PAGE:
The public works department of Narberth has been exploring ways to reduce our emissions and fuel usage. With the support of borough council, borough management and the Narberth EAC, we have been able to begin ordering battery powered landscape equipment. Public works has committed to replacing all gas-powered landscape equipment to battery powered, from our zero-turn mower for the field, down to a 16” chainsaw for light tree trimming and storm cleanup. Public works was also able to order an electric John Deere utility vehicle for field work. This unit will replace our current diesel gator. Given the size of our parks and landscape maintenance work, we can make this switch without compromising the quality of the parks and borough owned property. Our hope is that folks will see that if electric landscape equipment can work for a public works department, then it can work for the average homeowner. These machines are much quieter and require almost zero maintenance.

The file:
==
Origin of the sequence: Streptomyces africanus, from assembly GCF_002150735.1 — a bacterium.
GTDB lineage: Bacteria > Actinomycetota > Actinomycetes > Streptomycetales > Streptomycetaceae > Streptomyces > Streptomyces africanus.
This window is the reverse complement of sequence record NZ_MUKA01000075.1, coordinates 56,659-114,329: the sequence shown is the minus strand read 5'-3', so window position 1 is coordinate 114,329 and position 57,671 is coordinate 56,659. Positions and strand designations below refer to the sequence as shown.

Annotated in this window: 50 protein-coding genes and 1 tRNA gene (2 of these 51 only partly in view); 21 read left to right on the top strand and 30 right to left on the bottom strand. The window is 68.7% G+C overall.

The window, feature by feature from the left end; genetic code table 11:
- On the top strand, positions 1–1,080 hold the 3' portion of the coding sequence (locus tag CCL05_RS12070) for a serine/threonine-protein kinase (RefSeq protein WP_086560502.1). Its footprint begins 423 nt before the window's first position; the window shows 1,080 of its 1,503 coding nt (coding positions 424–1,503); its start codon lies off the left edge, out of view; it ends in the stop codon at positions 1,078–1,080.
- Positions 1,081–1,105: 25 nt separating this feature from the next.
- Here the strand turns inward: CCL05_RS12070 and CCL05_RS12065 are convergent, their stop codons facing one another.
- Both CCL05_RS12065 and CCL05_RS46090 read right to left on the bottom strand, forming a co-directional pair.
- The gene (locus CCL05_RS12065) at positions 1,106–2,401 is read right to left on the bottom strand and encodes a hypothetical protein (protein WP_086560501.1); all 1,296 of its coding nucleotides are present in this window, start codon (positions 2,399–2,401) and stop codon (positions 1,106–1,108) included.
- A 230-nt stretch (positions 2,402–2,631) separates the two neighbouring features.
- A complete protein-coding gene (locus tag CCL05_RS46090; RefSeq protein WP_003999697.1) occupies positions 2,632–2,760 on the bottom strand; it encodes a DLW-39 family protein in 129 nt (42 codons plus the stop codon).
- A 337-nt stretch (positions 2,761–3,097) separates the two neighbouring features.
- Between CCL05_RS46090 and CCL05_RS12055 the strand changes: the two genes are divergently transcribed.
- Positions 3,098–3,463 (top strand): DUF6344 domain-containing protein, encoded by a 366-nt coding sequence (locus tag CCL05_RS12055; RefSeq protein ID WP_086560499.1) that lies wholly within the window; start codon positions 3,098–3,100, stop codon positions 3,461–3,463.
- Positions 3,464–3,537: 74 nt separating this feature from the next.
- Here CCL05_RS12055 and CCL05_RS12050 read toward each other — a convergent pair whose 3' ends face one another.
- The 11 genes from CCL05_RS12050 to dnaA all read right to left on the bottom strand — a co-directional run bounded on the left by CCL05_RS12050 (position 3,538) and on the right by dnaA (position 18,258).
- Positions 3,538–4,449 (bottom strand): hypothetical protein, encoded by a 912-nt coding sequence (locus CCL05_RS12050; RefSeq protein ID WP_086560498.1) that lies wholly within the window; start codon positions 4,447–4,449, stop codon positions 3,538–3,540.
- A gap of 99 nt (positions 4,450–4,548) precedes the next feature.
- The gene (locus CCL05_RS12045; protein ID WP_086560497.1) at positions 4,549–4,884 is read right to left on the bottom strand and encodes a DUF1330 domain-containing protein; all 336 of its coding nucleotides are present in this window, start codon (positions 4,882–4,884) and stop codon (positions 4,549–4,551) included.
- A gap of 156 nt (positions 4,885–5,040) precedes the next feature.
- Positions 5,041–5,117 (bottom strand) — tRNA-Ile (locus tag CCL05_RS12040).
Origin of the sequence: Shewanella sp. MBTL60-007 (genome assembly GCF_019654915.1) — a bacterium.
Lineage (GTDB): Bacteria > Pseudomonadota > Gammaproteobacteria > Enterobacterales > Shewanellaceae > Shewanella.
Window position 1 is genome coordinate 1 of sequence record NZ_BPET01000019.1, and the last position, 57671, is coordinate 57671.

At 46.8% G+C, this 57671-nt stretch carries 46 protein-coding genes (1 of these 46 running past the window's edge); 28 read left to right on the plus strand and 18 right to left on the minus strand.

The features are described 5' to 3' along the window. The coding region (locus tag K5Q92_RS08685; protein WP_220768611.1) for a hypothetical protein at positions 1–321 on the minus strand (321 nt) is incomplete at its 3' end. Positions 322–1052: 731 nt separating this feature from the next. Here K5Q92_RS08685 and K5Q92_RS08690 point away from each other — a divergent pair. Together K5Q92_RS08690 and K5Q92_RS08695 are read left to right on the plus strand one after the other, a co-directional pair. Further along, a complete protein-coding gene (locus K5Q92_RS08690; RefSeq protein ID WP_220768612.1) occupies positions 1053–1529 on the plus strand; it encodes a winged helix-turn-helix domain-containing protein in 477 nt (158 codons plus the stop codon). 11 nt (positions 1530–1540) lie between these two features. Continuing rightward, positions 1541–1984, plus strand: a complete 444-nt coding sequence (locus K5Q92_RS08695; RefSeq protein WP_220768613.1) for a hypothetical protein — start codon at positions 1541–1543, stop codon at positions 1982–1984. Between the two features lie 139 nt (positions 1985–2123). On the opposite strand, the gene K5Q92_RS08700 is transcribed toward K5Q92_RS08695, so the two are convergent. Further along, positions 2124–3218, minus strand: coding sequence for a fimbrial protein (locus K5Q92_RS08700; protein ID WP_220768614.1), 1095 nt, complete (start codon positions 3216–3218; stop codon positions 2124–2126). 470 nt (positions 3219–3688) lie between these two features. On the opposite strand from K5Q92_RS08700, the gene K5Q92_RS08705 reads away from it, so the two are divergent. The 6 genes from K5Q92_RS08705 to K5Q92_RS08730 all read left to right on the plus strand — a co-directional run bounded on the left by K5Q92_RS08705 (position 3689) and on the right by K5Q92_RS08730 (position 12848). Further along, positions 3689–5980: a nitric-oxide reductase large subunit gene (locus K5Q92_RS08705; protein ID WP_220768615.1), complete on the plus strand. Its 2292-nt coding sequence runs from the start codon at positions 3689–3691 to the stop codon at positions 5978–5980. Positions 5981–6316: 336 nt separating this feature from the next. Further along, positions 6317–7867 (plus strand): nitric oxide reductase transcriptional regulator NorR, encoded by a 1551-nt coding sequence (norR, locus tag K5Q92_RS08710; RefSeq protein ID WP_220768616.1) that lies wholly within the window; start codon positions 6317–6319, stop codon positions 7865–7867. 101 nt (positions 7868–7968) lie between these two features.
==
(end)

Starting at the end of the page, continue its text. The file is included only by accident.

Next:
Switching to electric equipment is only the beginning. Public works is in the process of evaluating our plant material purchased each year to reduce our water usage as well. While Narberth will still have select impact planting beds with flowers, we will be incorporating perennials over the next few seasons to cut back on the amount of annuals purchased which ultimately leads to less watering each morning during the summer months. Appropriate plant choices will reduce the number of maintenance occurrences as well. Perennials often require trimming once a year. This will reduce the number of times a truck must go to maintain landscaped areas and flowerpots. It’s important to note that this change will not have an impact on the beauty of downtown Narberth.
While there is currently no option available for electric service trucks, public works is working to create tighter scheduling to avoid excessive trips to complete tasks. We can generate a list of work orders in a confined area and handle them all at once. With altering our scheduling, we can reduce our fuel consumption and idle time.
Jeff Eldon, Public Works Manager